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Nest Spots for Ducks
Ducks are very intelligent birds, and often carefully choose their nesting spots with regard and concern to other factors like the security of their desired nesting spots.
If you find a duck’s nest in a position that seems unsafe to you, it is perfectly fine with the duck, and you should not tamper with their choice of nesting position.
In the wild, ducks often make their nests in dry spots near water bodies like lakes or dams but are well covered with vegetation, or they may opt for a natural hole in a tree.
They often exploit open water where food is in abundance. In urban settlements, however, this can be a problem because the town ponds that have an adequate and reliable food supply for ducks often attract too many ducks for the pond to accommodate.
Due to this situation, in desperation of avoiding competition and harassment by others, the ducks may end up settling for less than perfect nest positions like woodpiles, haystacks, boathouses, roof gardens, and even in flowerpots on balconies that may be several floors up.
Do Ducks Move Their Eggs?
Ducks can move their eggs, but only in rare instances when it becomes necessary for the survival of the eggs. The likelihood of a duck moving its eggs is very low, and if they all disappear at once, there is a higher chance that a predator got to them first.
A duck will move its eggs if it senses impending danger, such as predators, or an extreme change in environment, then it may take the initiative to protect its unborn ducklings by moving the eggs.
They move the eggs by rolling them out of the nests or carefully clutching them in their beaks and then delivering them to their desired safe spots.
Why Would Duck Eggs Suddenly Disappear?
It is often a frustrating experience to note that your duck’s eggs have disappeared. At times, they may disappear one by one, and at other times disappear all at once.
In some cases, it is possible that the mother duck moved them out of her nest, or may have been stolen by other ducks. Additionally, they may have been stolen by predators like mustelids, snakes, raccoons, and even humans.
Ducks often roll bad/rotten eggs out of the nest to avoid letting them burst inside the nest. You should be able to see them close to the nest or in the water, where it is floating or may have sunk. In the case of another duck stealing the eggs, you should be able to find them in another nest.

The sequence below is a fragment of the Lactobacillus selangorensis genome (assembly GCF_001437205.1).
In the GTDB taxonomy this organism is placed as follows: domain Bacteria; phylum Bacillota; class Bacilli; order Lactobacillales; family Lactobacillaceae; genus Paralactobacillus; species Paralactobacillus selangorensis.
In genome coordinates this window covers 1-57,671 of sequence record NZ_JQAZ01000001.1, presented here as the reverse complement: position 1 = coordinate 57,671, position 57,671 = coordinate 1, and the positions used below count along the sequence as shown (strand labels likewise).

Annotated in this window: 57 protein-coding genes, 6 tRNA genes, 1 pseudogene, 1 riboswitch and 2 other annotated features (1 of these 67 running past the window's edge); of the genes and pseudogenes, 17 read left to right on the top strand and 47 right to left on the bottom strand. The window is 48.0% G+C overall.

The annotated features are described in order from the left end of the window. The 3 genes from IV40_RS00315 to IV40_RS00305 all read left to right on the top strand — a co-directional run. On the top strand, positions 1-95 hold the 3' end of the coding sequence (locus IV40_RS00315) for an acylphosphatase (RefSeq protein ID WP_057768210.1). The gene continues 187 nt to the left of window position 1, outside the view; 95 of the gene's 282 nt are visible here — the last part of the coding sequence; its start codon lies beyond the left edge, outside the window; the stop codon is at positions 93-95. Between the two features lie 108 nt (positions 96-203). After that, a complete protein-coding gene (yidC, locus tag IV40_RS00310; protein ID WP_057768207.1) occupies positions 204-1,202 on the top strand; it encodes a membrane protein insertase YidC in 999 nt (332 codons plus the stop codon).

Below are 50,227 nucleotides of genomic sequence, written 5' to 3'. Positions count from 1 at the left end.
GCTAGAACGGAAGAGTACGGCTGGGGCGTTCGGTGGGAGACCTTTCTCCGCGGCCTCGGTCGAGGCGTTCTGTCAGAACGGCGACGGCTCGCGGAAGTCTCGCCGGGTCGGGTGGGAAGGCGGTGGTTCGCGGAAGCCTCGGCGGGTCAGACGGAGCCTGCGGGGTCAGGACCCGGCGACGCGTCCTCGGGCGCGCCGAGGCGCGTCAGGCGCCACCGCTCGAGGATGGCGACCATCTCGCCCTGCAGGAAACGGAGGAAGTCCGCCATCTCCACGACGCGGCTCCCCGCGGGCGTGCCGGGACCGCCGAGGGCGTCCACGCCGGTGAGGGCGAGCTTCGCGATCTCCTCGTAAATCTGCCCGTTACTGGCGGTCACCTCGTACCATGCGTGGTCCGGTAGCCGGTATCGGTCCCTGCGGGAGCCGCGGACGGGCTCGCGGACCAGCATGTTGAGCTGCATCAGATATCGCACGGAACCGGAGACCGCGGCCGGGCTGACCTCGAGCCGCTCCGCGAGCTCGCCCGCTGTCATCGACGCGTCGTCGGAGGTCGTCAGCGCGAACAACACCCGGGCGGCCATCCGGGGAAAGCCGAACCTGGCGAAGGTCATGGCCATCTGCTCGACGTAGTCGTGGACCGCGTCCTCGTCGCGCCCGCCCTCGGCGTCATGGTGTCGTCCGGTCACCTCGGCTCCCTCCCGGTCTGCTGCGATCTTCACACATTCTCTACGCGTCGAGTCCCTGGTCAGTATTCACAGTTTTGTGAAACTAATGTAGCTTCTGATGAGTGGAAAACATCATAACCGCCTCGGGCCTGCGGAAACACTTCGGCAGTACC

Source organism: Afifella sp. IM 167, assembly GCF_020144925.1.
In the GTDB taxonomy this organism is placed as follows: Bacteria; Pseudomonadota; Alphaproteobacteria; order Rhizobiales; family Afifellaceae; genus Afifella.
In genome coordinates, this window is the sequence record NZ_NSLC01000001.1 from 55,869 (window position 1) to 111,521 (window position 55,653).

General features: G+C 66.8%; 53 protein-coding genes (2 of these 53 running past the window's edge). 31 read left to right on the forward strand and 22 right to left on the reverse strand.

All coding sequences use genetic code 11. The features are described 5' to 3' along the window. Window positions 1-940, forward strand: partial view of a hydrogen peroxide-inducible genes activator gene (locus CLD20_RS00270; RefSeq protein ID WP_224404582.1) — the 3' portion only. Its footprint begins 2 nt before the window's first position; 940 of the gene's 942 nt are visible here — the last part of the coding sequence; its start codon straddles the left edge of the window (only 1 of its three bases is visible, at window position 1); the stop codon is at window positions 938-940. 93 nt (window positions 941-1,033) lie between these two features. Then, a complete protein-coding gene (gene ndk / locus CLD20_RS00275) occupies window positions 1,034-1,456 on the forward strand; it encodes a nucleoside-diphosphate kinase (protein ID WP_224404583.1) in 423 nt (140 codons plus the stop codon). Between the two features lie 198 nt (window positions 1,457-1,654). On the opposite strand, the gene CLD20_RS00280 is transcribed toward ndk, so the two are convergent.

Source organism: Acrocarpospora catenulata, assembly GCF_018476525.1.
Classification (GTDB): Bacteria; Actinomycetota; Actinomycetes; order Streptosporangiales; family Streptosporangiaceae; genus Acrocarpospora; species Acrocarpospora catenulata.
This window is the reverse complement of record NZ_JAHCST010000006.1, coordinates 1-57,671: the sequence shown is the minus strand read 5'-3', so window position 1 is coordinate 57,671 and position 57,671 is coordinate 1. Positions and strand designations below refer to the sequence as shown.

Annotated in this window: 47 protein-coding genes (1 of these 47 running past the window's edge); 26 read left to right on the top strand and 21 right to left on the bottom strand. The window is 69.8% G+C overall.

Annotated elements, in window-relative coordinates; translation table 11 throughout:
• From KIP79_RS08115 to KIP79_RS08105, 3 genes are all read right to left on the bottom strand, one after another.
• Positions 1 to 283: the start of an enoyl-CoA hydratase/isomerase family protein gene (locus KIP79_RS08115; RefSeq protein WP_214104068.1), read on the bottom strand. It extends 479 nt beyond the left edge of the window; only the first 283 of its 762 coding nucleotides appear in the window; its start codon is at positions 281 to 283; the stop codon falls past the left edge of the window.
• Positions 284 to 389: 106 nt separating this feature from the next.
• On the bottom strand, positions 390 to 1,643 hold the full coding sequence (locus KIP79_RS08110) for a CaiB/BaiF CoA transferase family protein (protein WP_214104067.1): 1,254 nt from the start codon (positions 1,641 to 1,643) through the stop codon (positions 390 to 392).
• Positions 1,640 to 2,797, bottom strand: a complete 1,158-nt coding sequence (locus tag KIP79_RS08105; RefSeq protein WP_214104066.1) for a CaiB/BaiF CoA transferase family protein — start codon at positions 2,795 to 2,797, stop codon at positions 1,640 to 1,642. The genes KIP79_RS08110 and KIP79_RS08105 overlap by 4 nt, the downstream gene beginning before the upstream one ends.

Ducks may at times accidentally crack an egg open, and end up eating it. Rarely, they may develop a taste for it and may start eating their own eggs in their entirety, including the calcium-rich shells, explaining the missing shells. If in doubt whether they have eaten their own eggs, check for yolk on their bills.
Depending on the position of the duck’s nest, several predators might infiltrate and either eat the eggs on the spot or carry them off for later consumption. Raccoons and snakes are able to swallow entire eggs and run off without leaving any evidence. Raccoons can clear out an entire nest within a short time.
Rats and mustelids like ferrets and minks do not often run off with the eggs but will eat them on the spot, and will leave the broken shells around. This is also applicable for some little birds, but larger ones like crows, magpies, and corvids are able to organize a heist and may make off with several eggs within a short time.
Foxes, on the other hand, may eat the eggs on the spot or run off with them for later consumption. In most cases, however, they not only run off with eggs but also attack the ducks as well unless the duck is out of the nest when it visits.
To some extent, humans are also responsible for missing duck eggs because sadly, some people fail to respect the animals’ boundaries and what belongs to them. This is rare as compared to the other predator attacks.
Do Ducks Bury Their Eggs?
Egg-burying is a routine for ducks. They do this for safety and protection against predators like bugs, insects, and larger ones like raccoons, who target the eggs and gulp them down their throats within minutes.